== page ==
House and Senate efforts to conference a new, five-year farm bill are certainly a step in the right direction, but continued pressure from farmers and ranchers and the groups representing their interests will be necessary to keep momentum going.
According to the American Farm Bureau Federation, both the Senate and House bills provide "adequate food and farm safety nets" for consumers and farmers, said AFBF President Bob Stallman in an Oct. 15 letter to conferees.
Stallman said in his comments that the two overarching goals of the farm bill conference are ensuring that permanent law is not repealed and a complete, unified bill continues.
"For some time, the threat of reinstatement of the long-outdated policies of the 1938 and 1949 acts has served as strong motivation for Congress to enact new farm bills," Stallman said, arguing that repealing those acts and making the 2013 farm bill commodity title permanent law could make it harder to generate political pressure for adjusting commodity safety nets as the conditions in production agriculture change.
If the farm bill expires after five years, Stallman said, other important farm and rural programs covered in different titles are at risk of not being reauthorized.
"Over the last two years, leadership of both Ag Committees have demonstrated their ability to forge bipartisan compromise to achieve a new five-year farm bill that meets farmers' and ranchers' needs while also contributing significant savings to reduce our federal deficit," Stallman said. "We only see these savings if Congress gets the bill done," he added.
Stallman also signaled support for the nutrition title in the farm bill, adding that if such provisions are not included, the House and Senate will be hard-pressed to reach an agreement on a final version of the farm bill that will be approved by President Obama.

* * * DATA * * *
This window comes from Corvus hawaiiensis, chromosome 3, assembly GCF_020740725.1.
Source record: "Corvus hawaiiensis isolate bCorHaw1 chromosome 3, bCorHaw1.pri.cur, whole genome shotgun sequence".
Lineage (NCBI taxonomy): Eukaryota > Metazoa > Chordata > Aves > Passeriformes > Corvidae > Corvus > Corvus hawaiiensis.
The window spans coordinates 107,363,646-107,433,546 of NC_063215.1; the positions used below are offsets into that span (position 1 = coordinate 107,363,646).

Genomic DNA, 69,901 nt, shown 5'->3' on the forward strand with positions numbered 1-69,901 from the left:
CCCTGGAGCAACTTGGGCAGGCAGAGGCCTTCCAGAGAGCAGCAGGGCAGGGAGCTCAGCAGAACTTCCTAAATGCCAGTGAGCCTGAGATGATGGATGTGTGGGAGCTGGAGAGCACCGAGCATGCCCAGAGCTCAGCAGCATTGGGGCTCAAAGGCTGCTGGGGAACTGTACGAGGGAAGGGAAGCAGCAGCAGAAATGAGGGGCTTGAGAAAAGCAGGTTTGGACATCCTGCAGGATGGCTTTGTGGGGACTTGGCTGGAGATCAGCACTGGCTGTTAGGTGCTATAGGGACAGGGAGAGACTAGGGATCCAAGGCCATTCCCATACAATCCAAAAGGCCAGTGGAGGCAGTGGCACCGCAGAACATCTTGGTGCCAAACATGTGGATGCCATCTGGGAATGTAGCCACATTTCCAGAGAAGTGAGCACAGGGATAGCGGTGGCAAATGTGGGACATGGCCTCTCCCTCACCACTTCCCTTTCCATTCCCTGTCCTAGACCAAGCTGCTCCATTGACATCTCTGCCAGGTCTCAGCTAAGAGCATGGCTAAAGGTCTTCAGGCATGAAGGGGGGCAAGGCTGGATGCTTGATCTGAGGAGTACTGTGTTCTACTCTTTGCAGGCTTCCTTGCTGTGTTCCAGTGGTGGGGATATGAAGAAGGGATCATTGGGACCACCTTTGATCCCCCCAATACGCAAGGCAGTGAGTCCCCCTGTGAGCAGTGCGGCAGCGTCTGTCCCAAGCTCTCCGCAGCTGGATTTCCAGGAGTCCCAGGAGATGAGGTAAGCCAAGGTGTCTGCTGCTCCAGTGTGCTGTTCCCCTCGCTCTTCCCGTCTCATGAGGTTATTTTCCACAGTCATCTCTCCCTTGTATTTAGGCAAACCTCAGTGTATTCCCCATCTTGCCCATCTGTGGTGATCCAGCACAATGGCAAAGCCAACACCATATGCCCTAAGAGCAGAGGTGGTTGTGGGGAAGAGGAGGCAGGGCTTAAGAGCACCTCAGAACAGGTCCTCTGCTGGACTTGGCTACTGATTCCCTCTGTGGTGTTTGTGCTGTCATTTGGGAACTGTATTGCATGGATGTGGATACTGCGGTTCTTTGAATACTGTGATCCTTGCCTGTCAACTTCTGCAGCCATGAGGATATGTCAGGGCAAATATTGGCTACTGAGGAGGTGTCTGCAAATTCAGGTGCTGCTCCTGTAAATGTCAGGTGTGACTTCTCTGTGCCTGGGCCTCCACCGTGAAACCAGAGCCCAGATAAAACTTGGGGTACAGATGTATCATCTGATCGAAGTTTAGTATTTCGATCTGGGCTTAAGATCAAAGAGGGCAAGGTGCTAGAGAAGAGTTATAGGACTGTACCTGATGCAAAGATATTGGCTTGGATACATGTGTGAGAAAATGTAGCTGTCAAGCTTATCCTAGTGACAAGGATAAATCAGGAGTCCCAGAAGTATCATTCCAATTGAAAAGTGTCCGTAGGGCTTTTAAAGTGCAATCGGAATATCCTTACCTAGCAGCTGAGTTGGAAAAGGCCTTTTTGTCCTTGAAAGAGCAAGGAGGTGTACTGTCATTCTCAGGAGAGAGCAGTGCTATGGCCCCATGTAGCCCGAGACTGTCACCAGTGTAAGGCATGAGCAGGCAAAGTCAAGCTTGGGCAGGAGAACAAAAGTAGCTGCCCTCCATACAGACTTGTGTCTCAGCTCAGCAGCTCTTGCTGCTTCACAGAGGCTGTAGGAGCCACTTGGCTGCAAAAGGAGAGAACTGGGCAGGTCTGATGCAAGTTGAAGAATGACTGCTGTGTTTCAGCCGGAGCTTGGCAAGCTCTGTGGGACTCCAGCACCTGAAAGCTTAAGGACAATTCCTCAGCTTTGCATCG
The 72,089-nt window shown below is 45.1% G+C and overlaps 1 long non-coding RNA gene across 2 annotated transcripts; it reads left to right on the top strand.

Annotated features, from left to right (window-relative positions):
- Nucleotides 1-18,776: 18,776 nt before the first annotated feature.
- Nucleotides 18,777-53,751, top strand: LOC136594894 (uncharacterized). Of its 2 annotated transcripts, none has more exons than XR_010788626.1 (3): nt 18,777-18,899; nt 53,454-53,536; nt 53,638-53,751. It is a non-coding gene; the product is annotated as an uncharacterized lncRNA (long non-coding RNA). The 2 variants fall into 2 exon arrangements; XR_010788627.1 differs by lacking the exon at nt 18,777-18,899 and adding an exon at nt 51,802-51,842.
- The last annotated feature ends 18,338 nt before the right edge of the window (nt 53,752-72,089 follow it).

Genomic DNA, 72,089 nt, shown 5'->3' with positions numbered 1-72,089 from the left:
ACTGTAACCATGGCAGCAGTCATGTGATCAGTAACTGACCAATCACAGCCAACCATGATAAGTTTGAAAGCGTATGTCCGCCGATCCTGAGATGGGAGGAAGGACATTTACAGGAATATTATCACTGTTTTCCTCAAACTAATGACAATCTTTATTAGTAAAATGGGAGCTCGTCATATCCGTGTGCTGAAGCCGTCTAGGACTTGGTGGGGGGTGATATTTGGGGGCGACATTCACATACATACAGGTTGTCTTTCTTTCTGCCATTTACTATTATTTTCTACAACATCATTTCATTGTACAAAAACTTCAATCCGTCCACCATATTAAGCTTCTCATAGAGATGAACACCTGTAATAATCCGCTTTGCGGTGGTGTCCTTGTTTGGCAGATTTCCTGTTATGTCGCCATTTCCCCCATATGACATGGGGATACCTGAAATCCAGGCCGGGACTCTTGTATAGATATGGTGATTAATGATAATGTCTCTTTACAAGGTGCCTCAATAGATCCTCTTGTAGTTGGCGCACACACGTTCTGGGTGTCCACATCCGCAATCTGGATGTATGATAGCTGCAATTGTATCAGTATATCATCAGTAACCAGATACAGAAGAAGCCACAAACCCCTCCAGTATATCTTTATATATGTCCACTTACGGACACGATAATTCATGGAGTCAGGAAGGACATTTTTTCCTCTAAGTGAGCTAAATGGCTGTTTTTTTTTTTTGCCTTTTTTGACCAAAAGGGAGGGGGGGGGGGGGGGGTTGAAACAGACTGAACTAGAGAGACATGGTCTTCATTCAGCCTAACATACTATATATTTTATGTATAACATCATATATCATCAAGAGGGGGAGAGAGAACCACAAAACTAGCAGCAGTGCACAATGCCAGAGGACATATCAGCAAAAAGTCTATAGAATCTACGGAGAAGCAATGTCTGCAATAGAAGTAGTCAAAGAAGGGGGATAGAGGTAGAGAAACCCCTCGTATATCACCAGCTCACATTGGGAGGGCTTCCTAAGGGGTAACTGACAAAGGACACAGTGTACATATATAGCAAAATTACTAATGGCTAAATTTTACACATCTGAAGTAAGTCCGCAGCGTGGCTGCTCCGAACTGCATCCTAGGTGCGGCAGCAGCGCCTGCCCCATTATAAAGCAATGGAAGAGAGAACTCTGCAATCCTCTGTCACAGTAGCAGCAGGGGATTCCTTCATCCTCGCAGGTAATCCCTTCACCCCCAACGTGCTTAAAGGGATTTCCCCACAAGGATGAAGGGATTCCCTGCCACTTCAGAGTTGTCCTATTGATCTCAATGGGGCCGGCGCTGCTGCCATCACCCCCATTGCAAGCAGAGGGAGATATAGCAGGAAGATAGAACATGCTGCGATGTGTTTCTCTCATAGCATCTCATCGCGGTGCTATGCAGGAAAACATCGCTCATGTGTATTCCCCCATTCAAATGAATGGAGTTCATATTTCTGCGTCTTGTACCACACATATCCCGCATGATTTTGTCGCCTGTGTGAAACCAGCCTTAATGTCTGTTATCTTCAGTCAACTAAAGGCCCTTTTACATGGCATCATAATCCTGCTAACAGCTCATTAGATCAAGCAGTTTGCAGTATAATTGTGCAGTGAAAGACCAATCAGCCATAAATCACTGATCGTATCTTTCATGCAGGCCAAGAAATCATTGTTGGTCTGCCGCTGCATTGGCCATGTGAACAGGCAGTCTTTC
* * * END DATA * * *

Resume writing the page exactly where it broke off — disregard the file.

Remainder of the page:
Negotiations on the nutrition issue are expected to be contentious, as the House has proposed a $40 billion cut to food stamps while the Senate is pushing just a $4 billion cut.
The group, however, made no mention of last week's decision to drop its support of a conservation compliance measure that would be tied to crop insurance in the 2013 farm bill, a decision House Agriculture Chairman Frank Lucas, R-Okla., applauded.
The tie has been previously viewed as a hurdle to bill negotiations in the House, as some say it could limit participation in federal crop insurance programs and lead to reliance on ad-hoc disaster legislation.
"A grower must purchase a crop insurance policy and must suffer a verifiable loss," Lucas explained in a statement regarding the AFBF decision. "Sometimes this means a grower must suffer a 50% loss before collecting a payment. Tying conservation compliance to crop insurance would create another layer of bureaucratic, red tape potentially endangering a farmer's livelihood."
Stallman's letter urging action on the farm bill comes just as House leadership appointed conferees to resolve differences between the House and Senate bills. A timeline for the conference, however, has not been released.